2015 is on track to be the hottest year on record, and the US National Oceanic and Atmospheric Administration has announced that July of this year was the hottest month recorded since the organization began keeping records in 1880. The sweltering heat should be a reminder to stay not only cool but hydrated.
For many years, we’ve all heard from health experts, doctors, and even our parents that staying hydrated is important for living healthily. Each day we lose water through various ways and for the body to function properly, we must replenish the water supply by drinking water or other beverages. We’re promised increased energy, better skin, improved mood, and deeper sleep.
But how much water should we drink each day?
It’s a simple question with no exact answer. Studies have produced varying recommendations over the years, but in truth, a person’s water needs depend on many factors, including health, level of activity, and location. However, It is recommended by the researchers in Mayo Clinic that average adult men drink 13 cups (3 liters) of water and adult women drink 9 cups (2.2 liters) of water a day.
Dehydration can be one of the most serious health consequences caused by both hot weather and lack of water, which can happen when more fluids are expelled than ingested. This interrupts the body’s ability to function normally. Symptoms including extreme fussiness, fever, muscle cramps, dry mouth, and in serious cases, delirium or unconsciousness can be caused by dehydration. According to Mayo Clinic, “a common cause of dehydration includes exercise, especially in hot weather.”
“I drink about two to three cups of water everyday. But during my tennis matches, I tend to drink around three-quarters of a gallon of water. If I am not hydrated, it becomes hard to focus in the intense heat. In order to stay hydrated, I like to eat fruits such as watermelons or strawberries. They have a lot of water in them, so it can be an alternative [to water],” said Joan Kim, a senior and a varsity athlete at West Ranch High School, in an interview with JSR.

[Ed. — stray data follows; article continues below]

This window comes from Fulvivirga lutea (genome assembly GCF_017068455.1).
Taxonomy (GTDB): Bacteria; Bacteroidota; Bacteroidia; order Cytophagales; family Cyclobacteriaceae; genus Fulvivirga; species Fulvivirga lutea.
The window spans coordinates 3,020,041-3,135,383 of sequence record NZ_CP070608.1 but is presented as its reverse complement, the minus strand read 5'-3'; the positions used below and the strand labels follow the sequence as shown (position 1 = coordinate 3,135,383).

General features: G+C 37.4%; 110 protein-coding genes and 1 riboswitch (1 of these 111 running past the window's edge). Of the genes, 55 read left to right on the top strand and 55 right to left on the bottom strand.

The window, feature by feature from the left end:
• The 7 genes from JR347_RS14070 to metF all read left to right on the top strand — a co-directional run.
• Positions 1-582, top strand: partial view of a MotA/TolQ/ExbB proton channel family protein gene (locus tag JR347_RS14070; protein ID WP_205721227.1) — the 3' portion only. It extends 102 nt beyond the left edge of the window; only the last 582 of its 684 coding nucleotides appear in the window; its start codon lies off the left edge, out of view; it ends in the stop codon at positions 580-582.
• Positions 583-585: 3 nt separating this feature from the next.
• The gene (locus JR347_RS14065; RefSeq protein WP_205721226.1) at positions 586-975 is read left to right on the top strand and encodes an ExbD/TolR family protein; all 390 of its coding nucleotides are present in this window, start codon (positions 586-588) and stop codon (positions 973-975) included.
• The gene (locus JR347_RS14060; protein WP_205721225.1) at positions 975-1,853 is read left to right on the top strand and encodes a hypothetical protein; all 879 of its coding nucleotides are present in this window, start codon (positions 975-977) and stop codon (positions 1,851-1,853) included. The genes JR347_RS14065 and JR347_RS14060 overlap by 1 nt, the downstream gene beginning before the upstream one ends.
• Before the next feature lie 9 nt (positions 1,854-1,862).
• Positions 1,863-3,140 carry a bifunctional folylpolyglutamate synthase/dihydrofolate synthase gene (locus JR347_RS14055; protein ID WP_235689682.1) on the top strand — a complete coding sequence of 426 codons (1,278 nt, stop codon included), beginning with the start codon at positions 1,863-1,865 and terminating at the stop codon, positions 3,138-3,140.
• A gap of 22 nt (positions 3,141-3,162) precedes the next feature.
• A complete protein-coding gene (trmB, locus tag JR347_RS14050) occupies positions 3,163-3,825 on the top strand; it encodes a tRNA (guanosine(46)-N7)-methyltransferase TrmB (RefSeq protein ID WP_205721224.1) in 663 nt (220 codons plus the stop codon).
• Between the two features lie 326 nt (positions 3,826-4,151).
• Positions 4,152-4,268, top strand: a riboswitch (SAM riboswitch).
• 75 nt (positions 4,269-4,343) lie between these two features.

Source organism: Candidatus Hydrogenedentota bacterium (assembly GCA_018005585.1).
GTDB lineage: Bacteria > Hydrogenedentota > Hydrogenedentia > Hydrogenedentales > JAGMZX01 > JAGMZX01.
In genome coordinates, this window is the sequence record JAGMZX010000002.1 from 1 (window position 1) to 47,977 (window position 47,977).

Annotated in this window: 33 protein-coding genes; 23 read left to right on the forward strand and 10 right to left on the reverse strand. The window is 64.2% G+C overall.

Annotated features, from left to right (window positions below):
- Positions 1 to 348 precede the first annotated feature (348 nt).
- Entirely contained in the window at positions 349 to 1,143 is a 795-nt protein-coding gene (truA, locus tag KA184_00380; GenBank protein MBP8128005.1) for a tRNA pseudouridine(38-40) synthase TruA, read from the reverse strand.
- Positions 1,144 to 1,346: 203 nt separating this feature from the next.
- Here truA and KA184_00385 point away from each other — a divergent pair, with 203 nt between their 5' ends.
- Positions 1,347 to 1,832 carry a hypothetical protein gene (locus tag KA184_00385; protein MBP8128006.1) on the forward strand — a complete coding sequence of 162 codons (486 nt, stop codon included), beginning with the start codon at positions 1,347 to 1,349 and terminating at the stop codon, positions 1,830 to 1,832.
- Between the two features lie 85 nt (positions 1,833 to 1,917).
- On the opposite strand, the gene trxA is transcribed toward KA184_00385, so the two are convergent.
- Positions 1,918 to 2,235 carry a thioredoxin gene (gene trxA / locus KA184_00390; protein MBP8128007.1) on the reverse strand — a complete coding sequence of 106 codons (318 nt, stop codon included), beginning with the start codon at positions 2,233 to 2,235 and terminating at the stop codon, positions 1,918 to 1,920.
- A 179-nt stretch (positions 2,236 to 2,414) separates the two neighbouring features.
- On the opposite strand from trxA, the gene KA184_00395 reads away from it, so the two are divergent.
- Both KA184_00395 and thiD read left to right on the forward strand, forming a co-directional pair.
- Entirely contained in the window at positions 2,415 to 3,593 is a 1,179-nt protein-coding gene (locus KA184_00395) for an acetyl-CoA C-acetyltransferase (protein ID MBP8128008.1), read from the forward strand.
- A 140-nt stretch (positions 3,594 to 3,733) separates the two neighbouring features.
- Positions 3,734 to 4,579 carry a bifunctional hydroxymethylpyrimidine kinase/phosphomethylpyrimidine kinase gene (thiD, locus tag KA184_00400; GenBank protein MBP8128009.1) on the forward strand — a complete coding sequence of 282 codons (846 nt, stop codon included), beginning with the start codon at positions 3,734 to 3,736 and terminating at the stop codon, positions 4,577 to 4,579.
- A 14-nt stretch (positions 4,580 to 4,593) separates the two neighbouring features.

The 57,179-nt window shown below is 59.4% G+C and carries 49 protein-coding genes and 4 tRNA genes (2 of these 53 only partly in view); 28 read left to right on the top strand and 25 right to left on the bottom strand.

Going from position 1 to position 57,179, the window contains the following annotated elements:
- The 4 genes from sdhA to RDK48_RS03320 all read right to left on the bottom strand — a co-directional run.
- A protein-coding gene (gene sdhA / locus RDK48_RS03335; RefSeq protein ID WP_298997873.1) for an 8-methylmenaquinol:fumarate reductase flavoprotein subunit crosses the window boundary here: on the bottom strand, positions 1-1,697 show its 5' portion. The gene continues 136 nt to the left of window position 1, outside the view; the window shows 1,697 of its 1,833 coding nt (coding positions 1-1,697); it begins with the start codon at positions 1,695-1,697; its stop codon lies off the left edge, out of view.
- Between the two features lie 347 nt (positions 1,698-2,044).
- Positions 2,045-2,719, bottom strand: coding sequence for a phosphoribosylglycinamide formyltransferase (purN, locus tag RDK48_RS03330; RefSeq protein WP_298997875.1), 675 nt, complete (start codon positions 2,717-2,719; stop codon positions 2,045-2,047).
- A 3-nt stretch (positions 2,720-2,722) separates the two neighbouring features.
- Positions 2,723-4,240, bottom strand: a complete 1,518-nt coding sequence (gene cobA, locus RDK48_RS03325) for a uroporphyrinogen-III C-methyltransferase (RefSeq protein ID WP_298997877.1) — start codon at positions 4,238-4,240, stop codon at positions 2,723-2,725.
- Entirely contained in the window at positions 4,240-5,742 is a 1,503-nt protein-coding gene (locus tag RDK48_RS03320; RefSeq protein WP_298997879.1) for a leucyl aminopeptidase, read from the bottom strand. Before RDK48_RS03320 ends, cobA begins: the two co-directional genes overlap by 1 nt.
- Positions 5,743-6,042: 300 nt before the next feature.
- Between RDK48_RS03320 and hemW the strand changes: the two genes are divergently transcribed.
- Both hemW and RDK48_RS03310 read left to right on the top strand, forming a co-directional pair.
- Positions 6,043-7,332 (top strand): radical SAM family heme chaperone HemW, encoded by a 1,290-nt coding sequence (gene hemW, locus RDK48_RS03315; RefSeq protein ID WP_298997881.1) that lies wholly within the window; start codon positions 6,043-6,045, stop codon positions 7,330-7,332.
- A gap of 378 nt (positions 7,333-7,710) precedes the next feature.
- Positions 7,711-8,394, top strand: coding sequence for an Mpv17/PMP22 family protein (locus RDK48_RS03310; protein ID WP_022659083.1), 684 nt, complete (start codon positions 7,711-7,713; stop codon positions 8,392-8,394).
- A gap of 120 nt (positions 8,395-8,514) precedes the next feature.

Kim’s method of eating fruits is wise because, as concluded by a study conducted by the University of Aberdeen Medical School and reported in the Daily Mail, “water-rich fruit and vegetables act like a two-in-one meal and drink, providing the mineral salts, natural sugars, amino acids and vitamins that are lost in exercise.”
Even when not exercising, Kim told JSR, she makes a point to stay hydrated.
“When I am working on my desk doing school work,” she said, “I like to keep a huge container of water next to me so that I can drink it if I am thirsty. Sometimes, I am too lazy to go downstairs to get water, so this is a good way to keep me on track.”
Sarah Yoon, a senior at West Ranch High School, discovered the negative consequences of not being hydrated.
“I didn’t drink a lot of water in general even when I was swimming in the team because it was just a bad habit of mine. And I tend to mistake thirst for hunger and would eat and gain weight. I fainted from lack of water as an athlete two times, which is really bad, and I know I should have fixed my bad habit the first time but I just thought it was a one time thing in my life,” Yoon told JSR.
“Ever since then, I’ve been drinking around two bottles of water every day if not ever other day,” she added.
We should all make it a priority to hydrate our bodies and carefully monitor any symptoms that can be caused by dehydration. Although water is the best thing to drink, fruits and vegetables are also very helpful in providing minerals and sugar to our body. Drinking water and staying hydrated would enrich our daily lives and help us become healthier and feel more energetic.